April showers and succulent flowers

My fascination with succulents and cacti initially arose out of necessity—they are the natural denizens of semi-arid areas such as where we live—but has developed into a true fascination with these quirky and frequently beautiful plants.

This aloe grows in a pot in our back terrace.

They come in thousands of contorted and bizarre shapes and most look gruff, spiny and downright hostile. They don’t want to be messed with, by humans or hungry goats, and some remind you of that with hair-thin thorns that break off and embed in your skin.

Then comes April and the same succulents now beg to be admired with their bright green growth replacing their dour, grayish winter plumage and most amazingly, flowers in all colors from shrill orange to more discreet shades of rose or lavender. Some are delicate and orchid-like, others tiny and barely visible, while a few grow in giant stalks ten or fifteen feet high that serve as natural alarm clocks to bees, signaling them to get going and make some honey.

Their flowering seasons are brief and not simultaneous, which has the added advantage of forcing me to walk around the ranch to check which cacti or succulent is putting on a show.

This very common aloe grows all over the ranch.

A couple of years ago I tried to learn their botanical names in order to exercise my aging memory but it proved too big a task. I remember a few names such as the agave americana medio picta alba and the aloe family but beyond that, succulent and cacti nomenclature is a hopelessly tangled jungle. For example, I know euphorbia, except there are dozens and dozens of euphorbias most of which don’t look at all similar. And so on with the opuntias and mammillarias.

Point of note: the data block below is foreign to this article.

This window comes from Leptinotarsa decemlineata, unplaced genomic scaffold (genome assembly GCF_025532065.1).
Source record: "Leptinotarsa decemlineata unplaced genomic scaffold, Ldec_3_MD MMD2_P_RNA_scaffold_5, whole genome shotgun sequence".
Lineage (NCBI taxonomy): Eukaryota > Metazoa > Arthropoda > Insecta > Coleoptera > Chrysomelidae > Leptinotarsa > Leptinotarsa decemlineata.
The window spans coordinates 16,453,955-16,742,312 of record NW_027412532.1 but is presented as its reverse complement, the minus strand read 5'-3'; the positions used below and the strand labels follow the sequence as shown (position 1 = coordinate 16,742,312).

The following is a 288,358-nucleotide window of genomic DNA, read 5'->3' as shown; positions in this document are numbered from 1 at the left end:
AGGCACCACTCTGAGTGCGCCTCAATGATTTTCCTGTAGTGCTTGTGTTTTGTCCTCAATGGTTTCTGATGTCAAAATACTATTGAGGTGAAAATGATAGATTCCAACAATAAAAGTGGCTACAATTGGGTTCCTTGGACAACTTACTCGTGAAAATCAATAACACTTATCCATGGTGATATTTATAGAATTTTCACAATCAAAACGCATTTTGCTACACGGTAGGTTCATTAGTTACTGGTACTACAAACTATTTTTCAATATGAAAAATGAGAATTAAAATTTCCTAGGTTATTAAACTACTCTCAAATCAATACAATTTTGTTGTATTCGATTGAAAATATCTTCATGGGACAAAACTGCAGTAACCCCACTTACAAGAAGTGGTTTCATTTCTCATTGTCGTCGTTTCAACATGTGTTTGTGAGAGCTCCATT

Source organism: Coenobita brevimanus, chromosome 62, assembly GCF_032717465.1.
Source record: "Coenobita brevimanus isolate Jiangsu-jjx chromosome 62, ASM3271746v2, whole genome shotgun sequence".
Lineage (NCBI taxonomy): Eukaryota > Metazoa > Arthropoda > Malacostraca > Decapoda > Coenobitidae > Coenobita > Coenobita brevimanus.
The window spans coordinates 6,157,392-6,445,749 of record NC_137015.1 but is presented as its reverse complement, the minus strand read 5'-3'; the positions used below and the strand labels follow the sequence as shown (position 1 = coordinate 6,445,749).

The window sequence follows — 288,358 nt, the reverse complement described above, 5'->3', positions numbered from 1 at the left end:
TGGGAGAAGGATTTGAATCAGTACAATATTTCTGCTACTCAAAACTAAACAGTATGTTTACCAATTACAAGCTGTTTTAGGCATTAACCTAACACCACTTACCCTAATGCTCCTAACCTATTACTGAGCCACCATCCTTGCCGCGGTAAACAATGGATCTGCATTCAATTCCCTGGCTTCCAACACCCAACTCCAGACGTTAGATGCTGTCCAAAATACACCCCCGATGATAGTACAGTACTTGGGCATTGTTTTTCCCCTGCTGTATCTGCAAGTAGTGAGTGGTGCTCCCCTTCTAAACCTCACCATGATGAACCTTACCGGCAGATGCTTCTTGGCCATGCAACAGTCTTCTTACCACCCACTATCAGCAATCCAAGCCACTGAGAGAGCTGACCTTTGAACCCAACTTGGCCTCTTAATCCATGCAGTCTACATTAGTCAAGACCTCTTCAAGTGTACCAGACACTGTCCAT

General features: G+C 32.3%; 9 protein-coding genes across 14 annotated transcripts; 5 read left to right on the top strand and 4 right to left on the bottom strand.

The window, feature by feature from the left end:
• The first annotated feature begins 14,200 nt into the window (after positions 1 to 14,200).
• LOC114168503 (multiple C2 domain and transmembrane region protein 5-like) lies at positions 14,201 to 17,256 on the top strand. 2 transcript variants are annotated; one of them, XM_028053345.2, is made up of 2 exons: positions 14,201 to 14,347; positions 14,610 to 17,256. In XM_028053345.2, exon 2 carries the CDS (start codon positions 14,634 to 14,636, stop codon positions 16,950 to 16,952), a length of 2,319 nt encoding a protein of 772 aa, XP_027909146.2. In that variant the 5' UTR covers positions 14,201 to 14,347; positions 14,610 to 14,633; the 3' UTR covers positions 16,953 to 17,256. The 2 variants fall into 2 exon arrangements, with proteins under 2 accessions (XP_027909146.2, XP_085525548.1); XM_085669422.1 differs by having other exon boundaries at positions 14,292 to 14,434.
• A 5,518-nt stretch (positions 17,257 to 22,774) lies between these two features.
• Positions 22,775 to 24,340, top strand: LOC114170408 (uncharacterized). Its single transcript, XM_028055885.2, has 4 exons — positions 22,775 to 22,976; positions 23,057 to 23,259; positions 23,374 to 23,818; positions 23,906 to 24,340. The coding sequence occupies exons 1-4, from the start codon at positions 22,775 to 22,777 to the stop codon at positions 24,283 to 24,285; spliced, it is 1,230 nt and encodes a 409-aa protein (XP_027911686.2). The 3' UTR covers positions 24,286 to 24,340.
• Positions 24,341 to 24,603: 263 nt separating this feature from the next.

In fact, I’ve come to appreciate why Mexican nursery owners rather use made-up names like “Shrek’s Ears” or “Helicopter Cactus”. Both of them are some type of euphorbia, but who can remember which one?

Small red flowers will form a crown atop this
barrel cactus, which grows wild in the ranch. 

“Crown of Thorns” is an unfriendly-looking succulent
that flowers most of the year.

Mammillaria cactus, with tiny lavender flowers. 

There are about 200 species of mammillarias. I don’t
know which one this is, though its purple flowers
stand out atop a white plant. 



3 thoughts on “April showers and succulent flowers

  1. Anonymous

    The desert never ceases to amaze me. I have lived in Arizona all my life except for the time in the military. In I think 1967 or 1968, we had rain for about three weeks straight. Following that, I saw plants bloom that I had never seen before, and have never seen again. Flowers were on everything, and then they were gone. Some were so tiny that one had to actually get down on the earth to see them.


  2. You have reminded me how much I miss the botanical garden in San Miguel de Allende. If it were not for the dog (I can even say that in Spanish now), I would make a quick trip up your way.


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